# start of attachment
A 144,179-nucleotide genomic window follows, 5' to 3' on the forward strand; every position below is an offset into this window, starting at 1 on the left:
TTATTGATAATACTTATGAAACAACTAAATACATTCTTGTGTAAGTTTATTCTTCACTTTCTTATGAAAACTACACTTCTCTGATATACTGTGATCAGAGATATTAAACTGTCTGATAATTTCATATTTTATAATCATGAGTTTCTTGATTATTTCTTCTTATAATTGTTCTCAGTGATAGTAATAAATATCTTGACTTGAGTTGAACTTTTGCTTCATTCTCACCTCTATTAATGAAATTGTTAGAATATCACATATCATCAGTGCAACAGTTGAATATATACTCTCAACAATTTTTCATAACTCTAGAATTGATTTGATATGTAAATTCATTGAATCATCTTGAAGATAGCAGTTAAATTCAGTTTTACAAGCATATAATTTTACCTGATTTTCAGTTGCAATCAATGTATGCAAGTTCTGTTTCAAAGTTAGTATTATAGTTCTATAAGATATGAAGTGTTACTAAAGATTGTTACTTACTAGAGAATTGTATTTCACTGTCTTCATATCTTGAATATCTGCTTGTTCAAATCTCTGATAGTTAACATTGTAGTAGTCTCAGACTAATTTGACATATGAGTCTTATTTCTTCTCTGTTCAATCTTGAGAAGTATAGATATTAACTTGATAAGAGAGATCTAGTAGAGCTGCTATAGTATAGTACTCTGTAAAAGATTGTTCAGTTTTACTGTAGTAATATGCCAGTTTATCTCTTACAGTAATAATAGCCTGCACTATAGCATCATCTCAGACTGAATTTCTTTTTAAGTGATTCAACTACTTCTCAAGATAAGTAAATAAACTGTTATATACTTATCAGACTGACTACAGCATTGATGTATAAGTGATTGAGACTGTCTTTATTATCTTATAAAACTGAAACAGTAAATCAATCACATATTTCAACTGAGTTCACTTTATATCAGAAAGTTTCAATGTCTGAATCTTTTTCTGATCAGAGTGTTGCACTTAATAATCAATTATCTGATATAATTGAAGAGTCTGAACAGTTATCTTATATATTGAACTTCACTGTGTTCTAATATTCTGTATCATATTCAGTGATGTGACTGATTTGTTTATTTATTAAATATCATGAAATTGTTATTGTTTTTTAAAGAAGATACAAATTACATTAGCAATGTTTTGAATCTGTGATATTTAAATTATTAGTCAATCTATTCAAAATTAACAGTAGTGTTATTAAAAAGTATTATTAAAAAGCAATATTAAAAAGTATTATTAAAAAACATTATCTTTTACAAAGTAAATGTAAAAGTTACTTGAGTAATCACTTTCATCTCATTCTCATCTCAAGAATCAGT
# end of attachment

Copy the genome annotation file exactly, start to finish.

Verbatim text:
A 144,179-nucleotide genomic window follows, 5' to 3' on the forward strand; every position below is an offset into this window, starting at 1 on the left:
TTATTGATAATACTTATGAAACAACTAAATACATTCTTGTGTAAGTTTATTCTTCACTTTCTTATGAAAACTACACTTCTCTGATATACTGTGATCAGAGATATTAAACTGTCTGATAATTTCATATTTTATAATCATGAGTTTCTTGATTATTTCTTCTTATAATTGTTCTCAGTGATAGTAATAAATATCTTGACTTGAGTTGAACTTTTGCTTCATTCTCACCTCTATTAATGAAATTGTTAGAATATCACATATCATCAGTGCAACAGTTGAATATATACTCTCAACAATTTTTCATAACTCTAGAATTGATTTGATATGTAAATTCATTGAATCATCTTGAAGATAGCAGTTAAATTCAGTTTTACAAGCATATAATTTTACCTGATTTTCAGTTGCAATCAATGTATGCAAGTTCTGTTTCAAAGTTAGTATTATAGTTCTATAAGATATGAAGTGTTACTAAAGATTGTTACTTACTAGAGAATTGTATTTCACTGTCTTCATATCTTGAATATCTGCTTGTTCAAATCTCTGATAGTTAACATTGTAGTAGTCTCAGACTAATTTGACATATGAGTCTTATTTCTTCTCTGTTCAATCTTGAGAAGTATAGATATTAACTTGATAAGAGAGATCTAGTAGAGCTGCTATAGTATAGTACTCTGTAAAAGATTGTTCAGTTTTACTGTAGTAATATGCCAGTTTATCTCTTACAGTAATAATAGCCTGCACTATAGCATCATCTCAGACTGAATTTCTTTTTAAGTGATTCAACTACTTCTCAAGATAAGTAAATAAACTGTTATATACTTATCAGACTGACTACAGCATTGATGTATAAGTGATTGAGACTGTCTTTATTATCTTATAAAACTGAAACAGTAAATCAATCACATATTTCAACTGAGTTCACTTTATATCAGAAAGTTTCAATGTCTGAATCTTTTTCTGATCAGAGTGTTGCACTTAATAATCAATTATCTGATATAATTGAAGAGTCTGAACAGTTATCTTATATATTGAACTTCACTGTGTTCTAATATTCTGTATCATATTCAGTGATGTGACTGATTTGTTTATTTATTAAATATCATGAAATTGTTATTGTTTTTTAAAGAAGATACAAATTACATTAGCAATGTTTTGAATCTGTGATATTTAAATTATTAGTCAATCTATTCAAAATTAACAGTAGTGTTATTAAAAAGTATTATTAAAAAGCAATATTAAAAAGTATTATTAAAAAACATTATCTTTTACAAAGTAAATGTAAAAGTTACTTGAGTAATCACTTTCATCTCATTCTCATCTCAAGAATCAGT